have you paid attention to the situation in iceland with the collapse of their economy?
I was vaguely aware of it, but haven't been following the details.
I found this blog about Iceland's problems, but I wasn't very impressed by the content. The best summary I could find via Google was Wikipedia's version. (I feel dirty linking to Wikipedia.)
Here's the short summary of the problem.
In the US, banks had dollar-denominated assets and dollar-denominated liabilities. During a recession/depression, the value of bank assets decreases due to the Compound Interest Paradox. The Federal government and Federal Reserve are the issuer for dollars. They merely printed enough new dollars to bail out the banks.
In Iceland, the banks had Euro-denominated assets and Euro-denominated liabilities. As in the rest of the world, asset prices crashed. However, Iceland's government does not have the power to issue Euros. The "print new money to bail out banks" trick couldn't be pulled off.
Subprime mortgage bonds weren't just bought in the USA. They were bought by other countries, eager to invest their dollar surplus. When the market for these bonds imploded, it affected other countries in addition to the USA. In this manner, economic problems in the USA were exported to other countries.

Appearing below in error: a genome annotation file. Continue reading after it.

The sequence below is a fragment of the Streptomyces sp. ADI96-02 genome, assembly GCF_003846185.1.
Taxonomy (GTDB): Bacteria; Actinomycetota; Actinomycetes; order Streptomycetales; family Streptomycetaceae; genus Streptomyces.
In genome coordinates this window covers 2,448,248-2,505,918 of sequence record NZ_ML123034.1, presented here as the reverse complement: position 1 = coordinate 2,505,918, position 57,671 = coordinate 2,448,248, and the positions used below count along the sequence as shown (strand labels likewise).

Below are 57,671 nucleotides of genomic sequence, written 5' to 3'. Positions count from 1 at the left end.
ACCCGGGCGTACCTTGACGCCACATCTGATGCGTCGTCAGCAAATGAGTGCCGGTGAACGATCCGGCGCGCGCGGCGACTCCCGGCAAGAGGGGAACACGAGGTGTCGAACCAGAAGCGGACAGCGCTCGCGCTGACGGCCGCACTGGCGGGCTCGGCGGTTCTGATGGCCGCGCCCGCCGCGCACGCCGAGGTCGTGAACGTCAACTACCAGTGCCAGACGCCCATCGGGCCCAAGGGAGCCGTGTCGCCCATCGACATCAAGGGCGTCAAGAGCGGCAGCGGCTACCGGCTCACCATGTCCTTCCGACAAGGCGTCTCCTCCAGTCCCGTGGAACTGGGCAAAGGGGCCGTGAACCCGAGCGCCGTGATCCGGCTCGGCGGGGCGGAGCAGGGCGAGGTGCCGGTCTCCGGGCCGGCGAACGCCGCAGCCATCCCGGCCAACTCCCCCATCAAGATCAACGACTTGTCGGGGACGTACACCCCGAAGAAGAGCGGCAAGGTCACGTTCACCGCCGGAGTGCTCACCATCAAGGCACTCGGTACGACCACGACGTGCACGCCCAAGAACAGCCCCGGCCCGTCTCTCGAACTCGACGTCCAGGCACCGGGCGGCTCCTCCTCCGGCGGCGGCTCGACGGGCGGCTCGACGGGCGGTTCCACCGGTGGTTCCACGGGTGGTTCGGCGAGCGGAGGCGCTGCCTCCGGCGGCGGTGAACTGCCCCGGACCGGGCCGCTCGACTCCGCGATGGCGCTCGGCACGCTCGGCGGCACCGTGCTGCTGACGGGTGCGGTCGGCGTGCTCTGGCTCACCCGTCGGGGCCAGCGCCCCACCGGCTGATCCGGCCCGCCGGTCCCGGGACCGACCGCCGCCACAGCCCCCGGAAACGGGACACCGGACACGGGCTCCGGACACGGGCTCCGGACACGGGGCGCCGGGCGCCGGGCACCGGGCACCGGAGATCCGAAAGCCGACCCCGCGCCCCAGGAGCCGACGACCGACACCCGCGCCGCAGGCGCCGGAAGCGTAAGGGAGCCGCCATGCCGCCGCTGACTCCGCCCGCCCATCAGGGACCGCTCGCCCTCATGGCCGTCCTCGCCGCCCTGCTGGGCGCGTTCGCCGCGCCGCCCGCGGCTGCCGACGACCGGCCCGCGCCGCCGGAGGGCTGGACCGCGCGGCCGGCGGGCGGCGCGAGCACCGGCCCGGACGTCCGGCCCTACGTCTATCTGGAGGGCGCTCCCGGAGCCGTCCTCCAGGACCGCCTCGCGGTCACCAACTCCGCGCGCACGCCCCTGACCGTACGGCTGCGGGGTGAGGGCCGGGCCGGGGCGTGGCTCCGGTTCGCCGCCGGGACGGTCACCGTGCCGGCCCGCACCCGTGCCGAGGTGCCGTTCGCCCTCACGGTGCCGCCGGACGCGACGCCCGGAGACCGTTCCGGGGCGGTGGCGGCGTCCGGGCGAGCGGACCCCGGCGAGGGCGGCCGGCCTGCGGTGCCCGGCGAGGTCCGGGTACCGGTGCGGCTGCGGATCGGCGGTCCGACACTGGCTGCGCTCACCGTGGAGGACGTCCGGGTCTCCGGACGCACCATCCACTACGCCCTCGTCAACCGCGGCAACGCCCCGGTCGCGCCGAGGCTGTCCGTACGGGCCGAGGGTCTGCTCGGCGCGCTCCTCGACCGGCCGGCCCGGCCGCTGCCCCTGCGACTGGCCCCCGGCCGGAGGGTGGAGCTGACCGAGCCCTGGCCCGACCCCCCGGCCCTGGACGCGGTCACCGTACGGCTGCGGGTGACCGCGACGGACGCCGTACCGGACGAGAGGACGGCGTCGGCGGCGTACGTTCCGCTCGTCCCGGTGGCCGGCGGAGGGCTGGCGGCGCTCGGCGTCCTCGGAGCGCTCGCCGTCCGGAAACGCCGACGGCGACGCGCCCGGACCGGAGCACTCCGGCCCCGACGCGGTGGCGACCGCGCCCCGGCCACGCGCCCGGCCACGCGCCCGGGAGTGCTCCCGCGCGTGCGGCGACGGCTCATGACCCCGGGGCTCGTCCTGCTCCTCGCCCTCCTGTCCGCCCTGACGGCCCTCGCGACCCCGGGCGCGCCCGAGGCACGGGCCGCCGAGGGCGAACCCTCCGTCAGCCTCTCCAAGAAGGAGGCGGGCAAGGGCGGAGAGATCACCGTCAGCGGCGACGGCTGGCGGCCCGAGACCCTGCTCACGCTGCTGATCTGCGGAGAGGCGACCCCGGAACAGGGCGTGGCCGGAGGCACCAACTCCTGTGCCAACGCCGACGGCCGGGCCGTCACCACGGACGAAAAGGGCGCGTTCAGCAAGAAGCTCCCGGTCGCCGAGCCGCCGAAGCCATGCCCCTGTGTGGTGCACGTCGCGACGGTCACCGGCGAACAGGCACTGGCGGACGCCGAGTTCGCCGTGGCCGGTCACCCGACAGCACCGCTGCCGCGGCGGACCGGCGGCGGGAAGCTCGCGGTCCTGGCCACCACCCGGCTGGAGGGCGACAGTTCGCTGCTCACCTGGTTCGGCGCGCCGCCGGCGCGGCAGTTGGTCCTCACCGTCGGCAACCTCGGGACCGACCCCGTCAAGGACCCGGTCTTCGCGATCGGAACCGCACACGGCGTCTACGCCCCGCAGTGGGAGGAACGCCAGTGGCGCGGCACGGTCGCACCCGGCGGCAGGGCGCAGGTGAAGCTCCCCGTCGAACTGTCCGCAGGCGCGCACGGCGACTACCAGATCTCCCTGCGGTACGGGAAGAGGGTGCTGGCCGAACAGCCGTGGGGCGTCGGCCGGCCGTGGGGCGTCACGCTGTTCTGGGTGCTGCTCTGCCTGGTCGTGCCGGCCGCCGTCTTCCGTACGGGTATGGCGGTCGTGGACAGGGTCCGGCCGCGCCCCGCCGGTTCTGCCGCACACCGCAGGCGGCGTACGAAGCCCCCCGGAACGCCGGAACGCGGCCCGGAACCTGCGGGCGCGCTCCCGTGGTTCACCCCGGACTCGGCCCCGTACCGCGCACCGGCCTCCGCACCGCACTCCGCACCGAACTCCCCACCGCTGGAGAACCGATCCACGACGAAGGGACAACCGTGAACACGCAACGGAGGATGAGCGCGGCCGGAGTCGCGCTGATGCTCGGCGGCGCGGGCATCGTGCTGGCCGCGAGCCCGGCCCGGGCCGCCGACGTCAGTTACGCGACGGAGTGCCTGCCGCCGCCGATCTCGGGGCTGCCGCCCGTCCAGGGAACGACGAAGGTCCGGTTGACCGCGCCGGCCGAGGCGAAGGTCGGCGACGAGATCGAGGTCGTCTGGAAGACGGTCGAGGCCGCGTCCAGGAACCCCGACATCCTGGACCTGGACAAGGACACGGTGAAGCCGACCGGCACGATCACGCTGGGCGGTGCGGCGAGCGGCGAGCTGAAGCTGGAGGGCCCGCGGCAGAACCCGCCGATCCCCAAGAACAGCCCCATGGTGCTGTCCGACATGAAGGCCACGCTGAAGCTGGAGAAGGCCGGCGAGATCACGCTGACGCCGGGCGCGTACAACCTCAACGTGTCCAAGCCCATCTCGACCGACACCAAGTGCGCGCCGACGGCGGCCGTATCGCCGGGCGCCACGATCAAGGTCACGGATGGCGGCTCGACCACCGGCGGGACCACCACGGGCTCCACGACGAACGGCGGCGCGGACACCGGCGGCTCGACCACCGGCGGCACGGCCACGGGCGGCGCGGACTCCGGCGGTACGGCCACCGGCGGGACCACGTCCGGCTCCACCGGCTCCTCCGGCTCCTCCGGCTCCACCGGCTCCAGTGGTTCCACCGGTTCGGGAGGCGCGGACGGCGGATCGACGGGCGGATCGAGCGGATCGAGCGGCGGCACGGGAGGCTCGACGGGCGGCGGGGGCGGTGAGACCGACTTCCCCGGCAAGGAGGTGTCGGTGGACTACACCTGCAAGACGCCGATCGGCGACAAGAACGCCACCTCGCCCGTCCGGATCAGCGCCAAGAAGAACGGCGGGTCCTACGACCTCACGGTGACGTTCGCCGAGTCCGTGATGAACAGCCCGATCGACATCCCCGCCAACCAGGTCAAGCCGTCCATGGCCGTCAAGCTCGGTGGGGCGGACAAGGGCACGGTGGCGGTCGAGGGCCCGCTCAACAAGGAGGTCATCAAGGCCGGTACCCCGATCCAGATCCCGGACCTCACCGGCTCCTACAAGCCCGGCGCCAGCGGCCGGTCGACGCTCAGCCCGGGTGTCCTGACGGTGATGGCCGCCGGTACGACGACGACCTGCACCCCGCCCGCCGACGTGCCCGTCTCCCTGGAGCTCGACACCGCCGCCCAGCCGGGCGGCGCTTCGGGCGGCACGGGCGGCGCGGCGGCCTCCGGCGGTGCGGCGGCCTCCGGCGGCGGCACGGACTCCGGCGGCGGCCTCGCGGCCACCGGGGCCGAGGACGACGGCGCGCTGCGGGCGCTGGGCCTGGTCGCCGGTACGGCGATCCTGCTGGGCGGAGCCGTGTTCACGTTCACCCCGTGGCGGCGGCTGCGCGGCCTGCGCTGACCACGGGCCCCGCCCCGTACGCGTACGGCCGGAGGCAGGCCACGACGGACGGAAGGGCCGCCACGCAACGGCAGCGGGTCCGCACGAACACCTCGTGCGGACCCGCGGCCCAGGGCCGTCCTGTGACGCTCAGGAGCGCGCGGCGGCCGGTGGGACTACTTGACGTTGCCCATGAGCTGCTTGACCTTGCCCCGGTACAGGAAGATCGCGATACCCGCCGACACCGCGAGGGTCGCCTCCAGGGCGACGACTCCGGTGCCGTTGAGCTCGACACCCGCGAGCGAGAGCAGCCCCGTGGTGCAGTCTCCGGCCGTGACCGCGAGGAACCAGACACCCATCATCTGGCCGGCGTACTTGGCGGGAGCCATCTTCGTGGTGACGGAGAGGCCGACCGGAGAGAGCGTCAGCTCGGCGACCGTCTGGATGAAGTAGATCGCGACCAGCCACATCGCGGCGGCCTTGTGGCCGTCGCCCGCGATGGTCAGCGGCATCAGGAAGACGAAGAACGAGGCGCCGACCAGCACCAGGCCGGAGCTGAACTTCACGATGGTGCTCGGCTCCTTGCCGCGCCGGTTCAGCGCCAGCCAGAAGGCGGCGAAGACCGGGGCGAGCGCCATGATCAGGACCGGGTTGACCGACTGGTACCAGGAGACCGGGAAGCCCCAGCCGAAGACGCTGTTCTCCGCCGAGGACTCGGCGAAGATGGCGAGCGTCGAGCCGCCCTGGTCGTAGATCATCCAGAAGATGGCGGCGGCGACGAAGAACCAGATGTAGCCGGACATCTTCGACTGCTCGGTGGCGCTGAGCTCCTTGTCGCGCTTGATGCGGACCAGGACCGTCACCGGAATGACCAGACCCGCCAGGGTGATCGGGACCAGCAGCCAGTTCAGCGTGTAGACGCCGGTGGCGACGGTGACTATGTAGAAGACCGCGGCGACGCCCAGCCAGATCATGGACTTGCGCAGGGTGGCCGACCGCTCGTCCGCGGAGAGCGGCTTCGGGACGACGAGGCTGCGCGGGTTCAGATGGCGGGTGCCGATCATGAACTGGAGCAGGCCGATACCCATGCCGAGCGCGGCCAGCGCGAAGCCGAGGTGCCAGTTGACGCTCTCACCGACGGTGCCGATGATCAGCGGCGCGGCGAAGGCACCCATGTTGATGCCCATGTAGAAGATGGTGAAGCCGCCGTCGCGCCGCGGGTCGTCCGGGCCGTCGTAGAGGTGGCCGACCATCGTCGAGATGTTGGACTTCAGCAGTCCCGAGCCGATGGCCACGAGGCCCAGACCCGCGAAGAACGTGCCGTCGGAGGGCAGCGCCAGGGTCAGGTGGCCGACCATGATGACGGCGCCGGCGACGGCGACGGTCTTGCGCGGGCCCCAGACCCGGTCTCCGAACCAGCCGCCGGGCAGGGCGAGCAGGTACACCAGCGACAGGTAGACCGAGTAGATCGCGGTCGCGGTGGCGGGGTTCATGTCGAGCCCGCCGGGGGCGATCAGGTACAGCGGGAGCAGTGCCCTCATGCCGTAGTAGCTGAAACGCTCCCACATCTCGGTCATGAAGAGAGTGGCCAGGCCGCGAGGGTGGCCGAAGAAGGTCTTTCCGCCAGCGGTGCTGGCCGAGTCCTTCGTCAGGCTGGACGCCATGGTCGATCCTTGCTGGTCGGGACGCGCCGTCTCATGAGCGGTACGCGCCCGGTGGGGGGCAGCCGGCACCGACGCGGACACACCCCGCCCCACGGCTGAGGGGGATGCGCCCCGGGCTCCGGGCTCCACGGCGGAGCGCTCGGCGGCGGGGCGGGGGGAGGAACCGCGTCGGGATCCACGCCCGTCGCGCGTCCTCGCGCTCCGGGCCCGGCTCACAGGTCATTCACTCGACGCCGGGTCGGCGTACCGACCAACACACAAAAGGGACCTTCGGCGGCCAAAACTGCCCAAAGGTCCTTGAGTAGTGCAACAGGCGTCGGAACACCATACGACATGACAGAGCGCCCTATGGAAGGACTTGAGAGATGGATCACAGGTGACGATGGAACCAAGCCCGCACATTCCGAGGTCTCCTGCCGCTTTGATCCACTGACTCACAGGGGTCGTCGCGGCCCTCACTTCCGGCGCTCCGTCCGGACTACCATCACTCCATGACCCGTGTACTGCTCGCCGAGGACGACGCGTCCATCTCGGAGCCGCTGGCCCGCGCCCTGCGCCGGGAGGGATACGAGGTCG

Other countries are eager to keep a stable exchange rate with the US dollar, because they like exporting to the USA. When the US dollar starts inflating, other countries must inflate in lockstep to keep a stable exchange rate. In this manner, the USA exports its inflation to other countries. Other countries are inflating their own fiat money, with the profits going to US financial industry insiders.
The USA (and to some extent the EU now) have a special perk that no other country gets. They get to issue loans in their own money. This means that, technically, they can never be bankrupted as they merely print new money to pay off their debts. Other countries have a problem where their international debts are Euro-denominated or dollar-denominated. During a global recession/depression, they can't pull off the "print new money to bail out banks" trick like the US Federal government and Federal Reserve.